Man in the old days, tuning your car meant having the plugs, points, condensor and air filter replaced. If things had gotten bad since your last tuneup, maybe a new distributor cap and ignition wires. The WORST that could happen is it might run worse then when you took it in if the tech (mechanic in those days) goofed something up or the points weren't set correctly. NOW, a tune means hooking up a computer and you hope the keyboard jockey knows what he is doing. Worst that could happen? Well melted or broken pistons, for one.........

One thing I can't figure out, however. If a person can look at logged data and make a determination of an OPTIMUM result based on values presented in the data, why can't the PCM program itself be smart enough to be self adjusting to attain optimum values? It's only a program. If it is programmed with target values, then is SHOULD be able to adjust the same parameters a human being can via the keyboard in order to reach those optimum results. Why DOESN'T the PCM ALWAYS have the optimum air/fuel ratio?

Can you tell I used to be a programmer by trade?
__________________
Rich Z is offline   Reply With Quote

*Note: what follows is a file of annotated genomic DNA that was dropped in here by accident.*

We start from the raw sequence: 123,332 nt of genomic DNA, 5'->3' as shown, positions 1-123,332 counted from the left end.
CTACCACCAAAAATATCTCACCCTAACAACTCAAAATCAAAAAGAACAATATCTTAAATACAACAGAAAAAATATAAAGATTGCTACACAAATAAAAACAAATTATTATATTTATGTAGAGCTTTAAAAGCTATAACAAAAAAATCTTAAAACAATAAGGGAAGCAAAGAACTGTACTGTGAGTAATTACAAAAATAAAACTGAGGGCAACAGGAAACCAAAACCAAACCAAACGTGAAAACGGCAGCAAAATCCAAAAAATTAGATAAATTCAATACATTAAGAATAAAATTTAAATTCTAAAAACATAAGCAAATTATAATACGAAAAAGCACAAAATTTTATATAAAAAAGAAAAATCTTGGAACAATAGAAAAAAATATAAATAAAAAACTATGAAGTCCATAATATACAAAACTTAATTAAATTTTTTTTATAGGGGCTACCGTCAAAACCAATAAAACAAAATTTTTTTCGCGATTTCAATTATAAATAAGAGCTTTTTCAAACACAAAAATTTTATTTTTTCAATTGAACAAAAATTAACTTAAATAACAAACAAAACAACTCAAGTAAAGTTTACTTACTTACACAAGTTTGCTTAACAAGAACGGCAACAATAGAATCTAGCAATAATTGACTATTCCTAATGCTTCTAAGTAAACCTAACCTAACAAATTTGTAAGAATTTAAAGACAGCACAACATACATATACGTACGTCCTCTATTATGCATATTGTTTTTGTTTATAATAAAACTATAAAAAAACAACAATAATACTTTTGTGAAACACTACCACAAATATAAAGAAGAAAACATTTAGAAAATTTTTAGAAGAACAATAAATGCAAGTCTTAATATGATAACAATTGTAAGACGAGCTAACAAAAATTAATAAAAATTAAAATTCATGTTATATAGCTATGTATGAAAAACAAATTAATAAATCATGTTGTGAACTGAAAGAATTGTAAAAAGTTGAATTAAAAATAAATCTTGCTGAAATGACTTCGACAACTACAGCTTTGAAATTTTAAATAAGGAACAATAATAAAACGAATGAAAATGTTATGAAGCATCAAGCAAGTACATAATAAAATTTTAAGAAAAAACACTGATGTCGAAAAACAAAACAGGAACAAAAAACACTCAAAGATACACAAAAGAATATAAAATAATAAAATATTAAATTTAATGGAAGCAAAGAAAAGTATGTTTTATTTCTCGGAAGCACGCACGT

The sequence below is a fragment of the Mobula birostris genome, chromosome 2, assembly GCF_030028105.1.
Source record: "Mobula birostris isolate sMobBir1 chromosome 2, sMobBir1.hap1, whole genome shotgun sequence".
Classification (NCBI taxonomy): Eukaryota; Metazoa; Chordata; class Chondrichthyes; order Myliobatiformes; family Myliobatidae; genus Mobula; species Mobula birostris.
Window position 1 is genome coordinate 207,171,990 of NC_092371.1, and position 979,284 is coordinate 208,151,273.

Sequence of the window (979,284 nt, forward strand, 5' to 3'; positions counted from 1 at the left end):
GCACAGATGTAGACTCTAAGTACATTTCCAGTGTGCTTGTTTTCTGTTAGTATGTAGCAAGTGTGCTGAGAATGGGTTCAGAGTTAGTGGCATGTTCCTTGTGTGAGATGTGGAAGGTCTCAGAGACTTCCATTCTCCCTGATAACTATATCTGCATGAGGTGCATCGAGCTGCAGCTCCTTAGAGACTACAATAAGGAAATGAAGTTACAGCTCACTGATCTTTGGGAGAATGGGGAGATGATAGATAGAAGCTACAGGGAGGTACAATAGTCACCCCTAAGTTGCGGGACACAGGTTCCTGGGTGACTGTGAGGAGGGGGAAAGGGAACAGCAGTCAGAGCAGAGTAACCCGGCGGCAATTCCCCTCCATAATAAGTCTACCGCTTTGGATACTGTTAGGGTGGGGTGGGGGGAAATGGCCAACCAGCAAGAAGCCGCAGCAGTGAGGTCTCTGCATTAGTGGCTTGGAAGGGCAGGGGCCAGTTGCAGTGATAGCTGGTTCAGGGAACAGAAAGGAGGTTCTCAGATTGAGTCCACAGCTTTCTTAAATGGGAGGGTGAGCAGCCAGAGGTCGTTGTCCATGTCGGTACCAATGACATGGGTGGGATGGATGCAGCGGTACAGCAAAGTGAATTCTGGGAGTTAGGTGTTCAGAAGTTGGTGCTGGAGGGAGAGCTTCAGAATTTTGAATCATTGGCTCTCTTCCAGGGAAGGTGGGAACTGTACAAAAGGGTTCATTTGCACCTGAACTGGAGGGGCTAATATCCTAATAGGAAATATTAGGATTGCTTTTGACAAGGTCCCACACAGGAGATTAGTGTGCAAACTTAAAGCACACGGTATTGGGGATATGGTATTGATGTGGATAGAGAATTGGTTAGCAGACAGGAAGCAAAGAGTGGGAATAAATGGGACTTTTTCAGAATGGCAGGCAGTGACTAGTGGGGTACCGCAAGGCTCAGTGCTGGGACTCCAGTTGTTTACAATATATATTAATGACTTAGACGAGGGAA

Unread 07-27-2008, 01:33 PM   #9
dvdcta
Member
 
Join Date: Jul 2008
Location: naples florida
Posts: 879
Name :
dvdcta has disabled reputation
Default tuning!!

what?????
dvdcta is offline   Reply With Quote
Reply


Currently Active Users Viewing This Thread: 1 (0 members and 1 guests)
 
Thread Tools
Display Modes

Posting Rules
You may not post new threads
You may not post replies
You may not post attachments
You may not edit your posts

BB code is On
Smilies are On
[IMG] code is On
HTML code is Off
Forum Jump


All times are GMT -4. The time now is 08:21 AM.


Powered by vBulletin® Version 3.7.3
Copyright ©2000 - 2018, Jelsoft Enterprises Ltd.
Page generated in 0.06422210 seconds with 10 queries
All material copyrighted by CorvetteFlorida.com and
the respective owners of the material posted.